Experienced truckie Craig Fraser can’t believe what he’s seeing as he drives along the busy Gore Highway in Queensland each day.
Despite much fanfare from the state and federal governments about the rehabilitation work being done to improve this major freight route between Toowoomba and Goondawindi, the reality for Fraser – and thousands of other truckies using this highway – is a completely different picture.
In the newly-opened section of the Gore between Pampas and Millmerran, for example, Fraser says the costly road is literally falling part.
He snapped off the two pictures you see in this story while waiting at a roadworks red light as proof, stirring a chorus of similar stories from other drivers using the same road when he first posted the shots in the On The Pads Queensland Facebook group.
Fraser says the road is so bad that two bolts on his dolly shock absorbers recently snapped, despite being almost an inch thick, something he’s never struck in more than 25 years behind the wheel.
“The Gore Highway all the way out to the border is crap,” said Fraser who carts containers between Goondawindi and Brisbane each day in an A-double.
“That section you saw in the photos is already starting to come apart and on the next part it’s the same thing. It’s already starting to take a lot of the rock out on the wheel tracks and it’s about to start coming apart.
Fraser says he’d like to see more checks and balances put in place when it comes to the contractors doing the work and says the governments should build highways to a standard, not to a price.
“We’ve got to have all this road-friendly suspension to get all these extra PBS weights and then we’re driving on that.
“Guys are spending hundreds of thousands of dollars on equipment and it’s just getting destroyed on the main road from Brisbane to go out west.”
Fraser says the resulting operating costs are even harder to swallow when he regularly sees a council truck with hot mix and a “couple of guys with shovels” doing running repairs.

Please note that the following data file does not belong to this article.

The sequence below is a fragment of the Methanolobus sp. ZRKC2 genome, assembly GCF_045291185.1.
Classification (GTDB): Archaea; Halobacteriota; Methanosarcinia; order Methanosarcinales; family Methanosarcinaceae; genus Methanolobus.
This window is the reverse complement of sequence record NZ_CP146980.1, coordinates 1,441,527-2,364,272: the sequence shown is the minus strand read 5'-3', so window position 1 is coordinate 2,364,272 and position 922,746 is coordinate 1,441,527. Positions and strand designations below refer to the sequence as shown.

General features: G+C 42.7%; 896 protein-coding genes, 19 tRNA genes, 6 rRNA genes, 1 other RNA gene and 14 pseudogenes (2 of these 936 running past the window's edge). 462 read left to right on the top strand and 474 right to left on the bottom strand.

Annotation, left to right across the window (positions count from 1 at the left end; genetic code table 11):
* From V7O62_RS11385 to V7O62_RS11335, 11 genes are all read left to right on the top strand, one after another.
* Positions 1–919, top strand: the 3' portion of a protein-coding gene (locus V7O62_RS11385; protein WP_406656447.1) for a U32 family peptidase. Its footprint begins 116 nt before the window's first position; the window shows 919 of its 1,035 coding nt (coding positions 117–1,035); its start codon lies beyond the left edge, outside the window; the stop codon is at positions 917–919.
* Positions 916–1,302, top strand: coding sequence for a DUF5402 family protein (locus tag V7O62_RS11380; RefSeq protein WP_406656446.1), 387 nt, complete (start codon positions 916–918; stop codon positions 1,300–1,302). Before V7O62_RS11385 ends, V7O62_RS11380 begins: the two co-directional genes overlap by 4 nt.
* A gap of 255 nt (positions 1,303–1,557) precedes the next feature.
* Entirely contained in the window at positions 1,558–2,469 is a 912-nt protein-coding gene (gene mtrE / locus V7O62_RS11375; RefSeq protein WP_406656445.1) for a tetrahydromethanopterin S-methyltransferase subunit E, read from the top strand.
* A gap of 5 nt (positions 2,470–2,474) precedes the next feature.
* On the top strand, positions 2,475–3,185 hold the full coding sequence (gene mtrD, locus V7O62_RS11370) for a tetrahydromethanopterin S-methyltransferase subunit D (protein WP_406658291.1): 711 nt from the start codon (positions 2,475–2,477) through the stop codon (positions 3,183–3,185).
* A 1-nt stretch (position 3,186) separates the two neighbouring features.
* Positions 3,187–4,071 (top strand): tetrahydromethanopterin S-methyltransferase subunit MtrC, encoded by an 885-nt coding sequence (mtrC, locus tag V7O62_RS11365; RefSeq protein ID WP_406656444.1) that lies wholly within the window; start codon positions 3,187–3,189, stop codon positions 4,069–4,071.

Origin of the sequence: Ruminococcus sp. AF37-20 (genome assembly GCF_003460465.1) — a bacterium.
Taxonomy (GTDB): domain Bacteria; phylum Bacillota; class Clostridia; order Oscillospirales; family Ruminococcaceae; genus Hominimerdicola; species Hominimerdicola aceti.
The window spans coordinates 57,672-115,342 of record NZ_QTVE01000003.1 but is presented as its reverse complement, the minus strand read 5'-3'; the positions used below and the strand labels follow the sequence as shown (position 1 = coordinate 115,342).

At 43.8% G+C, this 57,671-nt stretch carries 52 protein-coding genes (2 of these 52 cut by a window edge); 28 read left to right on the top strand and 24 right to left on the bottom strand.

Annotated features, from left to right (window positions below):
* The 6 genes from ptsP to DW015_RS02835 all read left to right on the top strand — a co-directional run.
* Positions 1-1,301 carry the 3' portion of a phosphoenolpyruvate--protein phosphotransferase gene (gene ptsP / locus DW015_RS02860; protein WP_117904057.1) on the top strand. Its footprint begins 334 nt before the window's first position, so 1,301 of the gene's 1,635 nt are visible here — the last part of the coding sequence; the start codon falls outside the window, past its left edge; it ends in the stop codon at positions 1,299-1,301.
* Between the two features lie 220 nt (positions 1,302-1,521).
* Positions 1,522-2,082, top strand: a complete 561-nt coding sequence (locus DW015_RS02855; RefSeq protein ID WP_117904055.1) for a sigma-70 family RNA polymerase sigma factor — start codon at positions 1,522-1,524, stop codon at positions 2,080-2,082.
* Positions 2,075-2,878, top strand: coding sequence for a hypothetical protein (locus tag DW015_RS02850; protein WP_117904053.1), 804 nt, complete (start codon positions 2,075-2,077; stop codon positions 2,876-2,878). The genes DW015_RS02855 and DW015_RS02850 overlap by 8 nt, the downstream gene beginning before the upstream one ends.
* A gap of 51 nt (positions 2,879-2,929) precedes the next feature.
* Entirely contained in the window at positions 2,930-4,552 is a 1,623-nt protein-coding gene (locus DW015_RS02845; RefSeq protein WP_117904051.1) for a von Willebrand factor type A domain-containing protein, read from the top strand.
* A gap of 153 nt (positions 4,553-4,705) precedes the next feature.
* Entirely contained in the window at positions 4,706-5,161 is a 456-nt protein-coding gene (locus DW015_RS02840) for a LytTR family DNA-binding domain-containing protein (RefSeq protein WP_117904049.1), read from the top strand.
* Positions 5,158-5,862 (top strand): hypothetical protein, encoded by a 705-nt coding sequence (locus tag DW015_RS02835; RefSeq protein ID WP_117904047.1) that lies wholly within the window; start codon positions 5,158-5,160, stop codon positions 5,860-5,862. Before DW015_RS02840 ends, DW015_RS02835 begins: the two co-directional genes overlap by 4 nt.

“They stomp along the road and when they come to a pothole they just throw the hot mix in off the back of their truck and keep moving along.
“Two weeks later they’re back at the start of the highway working their way back up again doing the exact same potholes, the exact same way. It’s incredible.
“These are our roads, bought and paid for by us, the taxpayers and the councils and governments around Australia have an obligation to maintain them in good working order, and they aren’t doing that, and it’s not acceptable.”
In an April statement about $18.2 million of rehabilitation works on the Gore, Transport and Main Roads said project engineers have had to use “considerable ingenuity” to deal with a “challenging” environment.
“The Gore Highway runs through the Condamine floodplain which makes it very tricky to build on,” said Assistant Minister for Regional Roads Bruce Saunders.
“The soils contract and expand with changing weather conditions like floods, so finding the right solution has been challenging.”
The state government said works involve using a specialised machine to recycle the existing road base materials before laying a seal over the full width of the road, which it said would provide a more “robust” highway and smoother ride for road users.
“We are optimistic this treatment method will prolong and extend the life of the road, making it safer for motorists and increasing network capacity and efficiency,” Saunders said.
“We are always looking for ways to improve on what we do, and this trial will help us to determine how we repair roads in the future to make them safer and more robust.”
Big Rigs has contacted TMR for more comment.